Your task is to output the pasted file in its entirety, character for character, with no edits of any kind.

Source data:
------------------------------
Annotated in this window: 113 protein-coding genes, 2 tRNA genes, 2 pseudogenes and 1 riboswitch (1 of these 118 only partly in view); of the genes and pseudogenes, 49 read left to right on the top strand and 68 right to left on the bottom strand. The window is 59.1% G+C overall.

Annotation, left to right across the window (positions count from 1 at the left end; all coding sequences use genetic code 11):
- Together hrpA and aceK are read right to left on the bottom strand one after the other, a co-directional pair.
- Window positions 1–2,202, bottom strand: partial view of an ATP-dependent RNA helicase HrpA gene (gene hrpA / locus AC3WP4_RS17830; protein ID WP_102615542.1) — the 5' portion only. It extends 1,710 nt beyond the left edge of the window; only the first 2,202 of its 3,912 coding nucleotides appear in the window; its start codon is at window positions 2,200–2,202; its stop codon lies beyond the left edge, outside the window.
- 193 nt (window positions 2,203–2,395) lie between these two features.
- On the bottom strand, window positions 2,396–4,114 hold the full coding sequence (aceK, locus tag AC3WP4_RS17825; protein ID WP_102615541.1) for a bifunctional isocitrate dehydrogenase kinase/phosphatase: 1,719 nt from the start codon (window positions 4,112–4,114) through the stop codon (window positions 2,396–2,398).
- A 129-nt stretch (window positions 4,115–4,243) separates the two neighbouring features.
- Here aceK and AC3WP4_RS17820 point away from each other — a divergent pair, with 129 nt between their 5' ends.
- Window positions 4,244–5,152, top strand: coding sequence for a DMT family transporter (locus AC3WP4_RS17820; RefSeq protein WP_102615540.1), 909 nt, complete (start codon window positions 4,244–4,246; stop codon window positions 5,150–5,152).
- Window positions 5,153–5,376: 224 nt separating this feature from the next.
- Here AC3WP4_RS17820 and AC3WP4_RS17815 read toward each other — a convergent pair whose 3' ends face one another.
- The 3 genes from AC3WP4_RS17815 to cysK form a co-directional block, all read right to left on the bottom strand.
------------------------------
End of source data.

Annotated in this window: 113 protein-coding genes, 2 tRNA genes, 2 pseudogenes and 1 riboswitch (1 of these 118 only partly in view); of the genes and pseudogenes, 49 read left to right on the top strand and 68 right to left on the bottom strand. The window is 59.1% G+C overall.

Annotation, left to right across the window (positions count from 1 at the left end; all coding sequences use genetic code 11):
- Together hrpA and aceK are read right to left on the bottom strand one after the other, a co-directional pair.
- Window positions 1–2,202, bottom strand: partial view of an ATP-dependent RNA helicase HrpA gene (gene hrpA / locus AC3WP4_RS17830; protein ID WP_102615542.1) — the 5' portion only. It extends 1,710 nt beyond the left edge of the window; only the first 2,202 of its 3,912 coding nucleotides appear in the window; its start codon is at window positions 2,200–2,202; its stop codon lies beyond the left edge, outside the window.
- 193 nt (window positions 2,203–2,395) lie between these two features.
- On the bottom strand, window positions 2,396–4,114 hold the full coding sequence (aceK, locus tag AC3WP4_RS17825; protein ID WP_102615541.1) for a bifunctional isocitrate dehydrogenase kinase/phosphatase: 1,719 nt from the start codon (window positions 4,112–4,114) through the stop codon (window positions 2,396–2,398).
- A 129-nt stretch (window positions 4,115–4,243) separates the two neighbouring features.
- Here aceK and AC3WP4_RS17820 point away from each other — a divergent pair, with 129 nt between their 5' ends.
- Window positions 4,244–5,152, top strand: coding sequence for a DMT family transporter (locus AC3WP4_RS17820; RefSeq protein WP_102615540.1), 909 nt, complete (start codon window positions 4,244–4,246; stop codon window positions 5,150–5,152).
- Window positions 5,153–5,376: 224 nt separating this feature from the next.
- Here AC3WP4_RS17820 and AC3WP4_RS17815 read toward each other — a convergent pair whose 3' ends face one another.
- The 3 genes from AC3WP4_RS17815 to cysK form a co-directional block, all read right to left on the bottom strand.